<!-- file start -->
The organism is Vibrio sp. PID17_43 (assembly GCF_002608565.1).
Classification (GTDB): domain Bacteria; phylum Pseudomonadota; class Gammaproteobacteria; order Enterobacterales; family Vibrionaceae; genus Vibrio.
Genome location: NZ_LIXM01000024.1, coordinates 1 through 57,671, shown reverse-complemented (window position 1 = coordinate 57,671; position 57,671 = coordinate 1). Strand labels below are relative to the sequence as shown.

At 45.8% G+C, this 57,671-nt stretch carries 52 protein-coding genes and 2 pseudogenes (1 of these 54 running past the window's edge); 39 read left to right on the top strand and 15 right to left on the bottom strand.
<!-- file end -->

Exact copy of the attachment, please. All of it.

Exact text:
The organism is Vibrio sp. PID17_43 (assembly GCF_002608565.1).
Classification (GTDB): domain Bacteria; phylum Pseudomonadota; class Gammaproteobacteria; order Enterobacterales; family Vibrionaceae; genus Vibrio.
Genome location: NZ_LIXM01000024.1, coordinates 1 through 57,671, shown reverse-complemented (window position 1 = coordinate 57,671; position 57,671 = coordinate 1). Strand labels below are relative to the sequence as shown.

At 45.8% G+C, this 57,671-nt stretch carries 52 protein-coding genes and 2 pseudogenes (1 of these 54 running past the window's edge); 39 read left to right on the top strand and 15 right to left on the bottom strand.